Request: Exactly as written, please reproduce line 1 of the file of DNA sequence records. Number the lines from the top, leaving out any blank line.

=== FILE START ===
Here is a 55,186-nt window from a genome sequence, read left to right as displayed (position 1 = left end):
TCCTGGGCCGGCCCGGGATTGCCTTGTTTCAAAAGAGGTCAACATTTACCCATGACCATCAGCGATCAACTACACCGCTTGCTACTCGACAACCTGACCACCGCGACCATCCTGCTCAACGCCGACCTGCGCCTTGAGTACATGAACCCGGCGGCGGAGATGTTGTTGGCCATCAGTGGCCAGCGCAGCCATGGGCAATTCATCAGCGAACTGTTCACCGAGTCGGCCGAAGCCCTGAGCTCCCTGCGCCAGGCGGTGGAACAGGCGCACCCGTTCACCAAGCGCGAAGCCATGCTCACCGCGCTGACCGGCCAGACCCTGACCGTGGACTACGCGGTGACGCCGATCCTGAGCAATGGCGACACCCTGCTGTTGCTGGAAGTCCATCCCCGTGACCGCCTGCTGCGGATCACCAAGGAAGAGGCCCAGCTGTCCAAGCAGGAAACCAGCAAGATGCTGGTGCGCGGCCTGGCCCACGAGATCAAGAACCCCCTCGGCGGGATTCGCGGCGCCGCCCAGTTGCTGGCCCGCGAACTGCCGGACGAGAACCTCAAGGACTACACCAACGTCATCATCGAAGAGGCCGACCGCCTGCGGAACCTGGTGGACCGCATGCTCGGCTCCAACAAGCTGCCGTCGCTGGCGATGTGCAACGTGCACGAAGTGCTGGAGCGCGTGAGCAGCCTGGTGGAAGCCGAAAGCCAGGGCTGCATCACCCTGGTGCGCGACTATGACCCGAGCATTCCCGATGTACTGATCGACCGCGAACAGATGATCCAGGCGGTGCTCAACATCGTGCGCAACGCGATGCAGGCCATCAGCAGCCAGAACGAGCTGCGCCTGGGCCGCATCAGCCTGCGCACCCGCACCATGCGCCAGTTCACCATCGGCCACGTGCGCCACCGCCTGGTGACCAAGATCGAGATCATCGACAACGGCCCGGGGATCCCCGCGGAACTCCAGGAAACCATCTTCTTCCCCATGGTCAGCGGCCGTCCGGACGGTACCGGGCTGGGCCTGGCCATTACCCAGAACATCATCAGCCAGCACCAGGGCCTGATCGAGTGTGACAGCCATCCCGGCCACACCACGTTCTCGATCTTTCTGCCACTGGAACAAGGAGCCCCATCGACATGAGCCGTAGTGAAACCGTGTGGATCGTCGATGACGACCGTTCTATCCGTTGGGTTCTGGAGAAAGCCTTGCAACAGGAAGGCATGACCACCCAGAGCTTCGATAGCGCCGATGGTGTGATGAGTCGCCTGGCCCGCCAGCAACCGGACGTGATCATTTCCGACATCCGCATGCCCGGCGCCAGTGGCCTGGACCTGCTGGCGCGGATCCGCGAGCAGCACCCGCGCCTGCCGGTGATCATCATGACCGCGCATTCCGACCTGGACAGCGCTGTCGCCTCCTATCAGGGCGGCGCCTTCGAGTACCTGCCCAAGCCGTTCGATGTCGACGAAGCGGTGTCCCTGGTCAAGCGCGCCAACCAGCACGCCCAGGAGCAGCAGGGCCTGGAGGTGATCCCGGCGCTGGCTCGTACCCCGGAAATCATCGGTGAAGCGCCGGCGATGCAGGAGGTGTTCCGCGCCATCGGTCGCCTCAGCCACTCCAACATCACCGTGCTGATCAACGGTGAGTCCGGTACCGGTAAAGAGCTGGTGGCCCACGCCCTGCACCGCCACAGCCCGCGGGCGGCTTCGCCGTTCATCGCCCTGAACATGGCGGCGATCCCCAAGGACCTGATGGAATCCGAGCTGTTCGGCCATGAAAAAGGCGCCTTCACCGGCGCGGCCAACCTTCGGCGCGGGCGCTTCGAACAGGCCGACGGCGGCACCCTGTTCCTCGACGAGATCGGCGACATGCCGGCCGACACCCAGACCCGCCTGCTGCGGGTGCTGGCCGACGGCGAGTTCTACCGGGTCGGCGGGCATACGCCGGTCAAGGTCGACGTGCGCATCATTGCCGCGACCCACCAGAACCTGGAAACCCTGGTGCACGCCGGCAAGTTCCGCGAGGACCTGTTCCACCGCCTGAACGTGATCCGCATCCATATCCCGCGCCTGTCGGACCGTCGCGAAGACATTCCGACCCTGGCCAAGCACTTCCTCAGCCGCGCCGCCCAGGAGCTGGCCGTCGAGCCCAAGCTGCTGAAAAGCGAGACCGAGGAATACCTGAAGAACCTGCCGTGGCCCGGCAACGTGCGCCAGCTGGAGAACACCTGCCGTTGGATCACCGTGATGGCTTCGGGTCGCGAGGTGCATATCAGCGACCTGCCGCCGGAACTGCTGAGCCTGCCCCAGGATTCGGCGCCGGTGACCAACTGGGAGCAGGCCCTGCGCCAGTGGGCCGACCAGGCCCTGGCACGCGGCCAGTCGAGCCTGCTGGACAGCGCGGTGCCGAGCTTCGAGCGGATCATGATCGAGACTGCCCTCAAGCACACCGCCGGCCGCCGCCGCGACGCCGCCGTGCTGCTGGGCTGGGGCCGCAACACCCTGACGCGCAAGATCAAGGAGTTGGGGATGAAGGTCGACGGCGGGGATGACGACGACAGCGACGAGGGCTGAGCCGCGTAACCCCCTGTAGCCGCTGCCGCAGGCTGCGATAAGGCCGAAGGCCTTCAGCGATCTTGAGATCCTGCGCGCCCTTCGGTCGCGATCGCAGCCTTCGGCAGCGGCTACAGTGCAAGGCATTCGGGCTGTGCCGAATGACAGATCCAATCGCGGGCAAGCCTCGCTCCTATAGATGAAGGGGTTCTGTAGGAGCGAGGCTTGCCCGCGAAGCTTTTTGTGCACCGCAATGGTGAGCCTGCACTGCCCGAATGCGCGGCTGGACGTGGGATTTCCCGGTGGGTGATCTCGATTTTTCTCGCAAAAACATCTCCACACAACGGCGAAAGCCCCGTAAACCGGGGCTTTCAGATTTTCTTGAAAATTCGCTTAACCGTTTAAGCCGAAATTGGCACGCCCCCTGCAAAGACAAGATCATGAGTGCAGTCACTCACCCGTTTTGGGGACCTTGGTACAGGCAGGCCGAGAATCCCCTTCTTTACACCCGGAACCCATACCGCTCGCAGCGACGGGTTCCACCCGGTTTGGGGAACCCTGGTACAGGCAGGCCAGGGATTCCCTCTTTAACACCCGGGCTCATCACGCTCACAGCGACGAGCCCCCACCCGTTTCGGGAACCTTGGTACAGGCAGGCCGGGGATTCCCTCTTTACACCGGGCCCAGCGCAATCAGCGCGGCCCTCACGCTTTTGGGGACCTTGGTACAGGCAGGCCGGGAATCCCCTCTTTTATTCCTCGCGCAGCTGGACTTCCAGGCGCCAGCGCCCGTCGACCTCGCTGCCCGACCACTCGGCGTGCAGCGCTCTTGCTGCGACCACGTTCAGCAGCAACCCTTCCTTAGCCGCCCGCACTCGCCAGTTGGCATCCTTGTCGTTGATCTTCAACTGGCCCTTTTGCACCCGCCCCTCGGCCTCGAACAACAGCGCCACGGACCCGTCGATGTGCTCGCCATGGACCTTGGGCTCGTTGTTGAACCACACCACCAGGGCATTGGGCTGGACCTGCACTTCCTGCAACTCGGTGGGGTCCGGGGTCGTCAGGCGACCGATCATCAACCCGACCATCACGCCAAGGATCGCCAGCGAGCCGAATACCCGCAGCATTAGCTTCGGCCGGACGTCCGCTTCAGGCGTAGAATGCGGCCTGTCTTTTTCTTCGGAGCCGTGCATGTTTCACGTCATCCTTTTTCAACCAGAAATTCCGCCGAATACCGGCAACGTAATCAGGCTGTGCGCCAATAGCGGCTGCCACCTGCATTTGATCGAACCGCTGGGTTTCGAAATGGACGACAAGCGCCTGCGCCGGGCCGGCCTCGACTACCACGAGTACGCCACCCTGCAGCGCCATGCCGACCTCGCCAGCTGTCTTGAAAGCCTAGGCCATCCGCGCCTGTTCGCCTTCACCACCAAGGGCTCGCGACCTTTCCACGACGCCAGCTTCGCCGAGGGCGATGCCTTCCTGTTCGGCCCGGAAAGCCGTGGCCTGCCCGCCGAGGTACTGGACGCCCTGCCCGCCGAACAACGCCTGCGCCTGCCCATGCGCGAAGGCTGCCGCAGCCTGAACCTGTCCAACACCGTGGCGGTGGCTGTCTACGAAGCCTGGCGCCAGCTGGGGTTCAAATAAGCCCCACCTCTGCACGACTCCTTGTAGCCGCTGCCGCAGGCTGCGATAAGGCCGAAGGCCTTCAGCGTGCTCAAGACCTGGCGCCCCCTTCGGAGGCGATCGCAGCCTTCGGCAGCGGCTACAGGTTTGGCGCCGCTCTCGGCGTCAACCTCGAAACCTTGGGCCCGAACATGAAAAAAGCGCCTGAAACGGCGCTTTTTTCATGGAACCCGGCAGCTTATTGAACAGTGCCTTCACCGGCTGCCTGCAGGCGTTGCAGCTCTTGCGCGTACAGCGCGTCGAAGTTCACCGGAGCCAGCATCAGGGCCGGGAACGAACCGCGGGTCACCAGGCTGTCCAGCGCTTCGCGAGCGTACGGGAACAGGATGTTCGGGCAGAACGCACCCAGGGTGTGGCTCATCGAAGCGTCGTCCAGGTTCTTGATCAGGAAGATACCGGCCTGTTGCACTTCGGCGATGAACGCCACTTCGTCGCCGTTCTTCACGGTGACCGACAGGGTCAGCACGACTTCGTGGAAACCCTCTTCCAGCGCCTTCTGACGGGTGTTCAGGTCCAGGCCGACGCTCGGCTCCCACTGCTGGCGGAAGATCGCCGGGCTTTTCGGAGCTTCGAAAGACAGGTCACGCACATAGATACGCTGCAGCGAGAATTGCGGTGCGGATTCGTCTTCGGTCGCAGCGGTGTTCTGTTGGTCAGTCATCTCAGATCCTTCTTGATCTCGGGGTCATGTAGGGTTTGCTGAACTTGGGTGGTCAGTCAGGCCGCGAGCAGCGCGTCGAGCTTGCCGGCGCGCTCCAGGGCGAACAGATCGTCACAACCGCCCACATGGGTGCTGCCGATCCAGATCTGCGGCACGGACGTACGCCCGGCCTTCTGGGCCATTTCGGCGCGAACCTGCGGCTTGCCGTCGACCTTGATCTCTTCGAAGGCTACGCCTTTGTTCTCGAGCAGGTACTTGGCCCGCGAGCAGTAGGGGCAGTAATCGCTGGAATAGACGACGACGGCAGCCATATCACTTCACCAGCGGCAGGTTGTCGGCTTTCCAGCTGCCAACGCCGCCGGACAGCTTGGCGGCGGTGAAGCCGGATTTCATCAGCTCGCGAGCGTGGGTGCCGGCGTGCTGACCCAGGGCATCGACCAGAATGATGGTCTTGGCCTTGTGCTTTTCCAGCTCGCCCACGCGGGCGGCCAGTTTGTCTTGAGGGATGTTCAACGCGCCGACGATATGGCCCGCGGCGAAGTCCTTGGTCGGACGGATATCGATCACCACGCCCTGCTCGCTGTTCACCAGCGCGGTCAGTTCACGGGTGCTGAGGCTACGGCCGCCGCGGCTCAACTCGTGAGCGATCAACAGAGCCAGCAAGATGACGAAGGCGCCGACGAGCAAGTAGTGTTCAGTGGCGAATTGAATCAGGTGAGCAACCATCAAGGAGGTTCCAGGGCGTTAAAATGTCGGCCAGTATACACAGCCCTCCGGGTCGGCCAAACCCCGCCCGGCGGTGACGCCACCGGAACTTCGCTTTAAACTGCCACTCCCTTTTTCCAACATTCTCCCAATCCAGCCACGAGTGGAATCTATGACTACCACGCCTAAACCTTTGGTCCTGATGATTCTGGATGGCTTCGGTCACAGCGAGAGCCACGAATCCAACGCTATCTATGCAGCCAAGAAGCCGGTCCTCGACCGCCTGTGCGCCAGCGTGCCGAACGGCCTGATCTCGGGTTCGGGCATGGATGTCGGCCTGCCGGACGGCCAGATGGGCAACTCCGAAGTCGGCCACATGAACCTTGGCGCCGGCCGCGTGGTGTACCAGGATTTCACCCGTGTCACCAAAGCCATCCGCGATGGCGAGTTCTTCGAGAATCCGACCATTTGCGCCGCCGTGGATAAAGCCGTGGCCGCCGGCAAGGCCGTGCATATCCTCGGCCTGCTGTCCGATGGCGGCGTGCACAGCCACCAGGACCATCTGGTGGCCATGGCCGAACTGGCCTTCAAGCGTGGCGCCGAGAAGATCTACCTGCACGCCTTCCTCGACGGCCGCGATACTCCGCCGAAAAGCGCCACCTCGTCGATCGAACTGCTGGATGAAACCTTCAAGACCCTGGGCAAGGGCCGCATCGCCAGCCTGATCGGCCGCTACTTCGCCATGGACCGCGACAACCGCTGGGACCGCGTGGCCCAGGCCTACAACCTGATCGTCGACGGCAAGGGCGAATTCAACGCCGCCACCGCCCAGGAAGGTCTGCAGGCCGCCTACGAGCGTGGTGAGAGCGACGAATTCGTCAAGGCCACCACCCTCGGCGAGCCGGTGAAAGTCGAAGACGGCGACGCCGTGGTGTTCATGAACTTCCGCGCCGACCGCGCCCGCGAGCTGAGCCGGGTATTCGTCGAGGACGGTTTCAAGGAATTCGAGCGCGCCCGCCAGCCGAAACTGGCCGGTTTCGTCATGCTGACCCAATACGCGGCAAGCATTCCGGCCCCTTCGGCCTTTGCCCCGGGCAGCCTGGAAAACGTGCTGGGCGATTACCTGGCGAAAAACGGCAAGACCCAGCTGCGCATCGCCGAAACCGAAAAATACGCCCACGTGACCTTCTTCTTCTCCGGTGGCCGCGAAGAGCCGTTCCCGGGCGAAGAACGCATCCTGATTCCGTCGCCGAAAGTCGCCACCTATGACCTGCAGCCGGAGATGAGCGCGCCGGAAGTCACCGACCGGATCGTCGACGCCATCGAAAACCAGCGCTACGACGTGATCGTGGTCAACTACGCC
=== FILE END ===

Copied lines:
Here is a 55,186-nt window from a genome sequence, read left to right as displayed (position 1 = left end):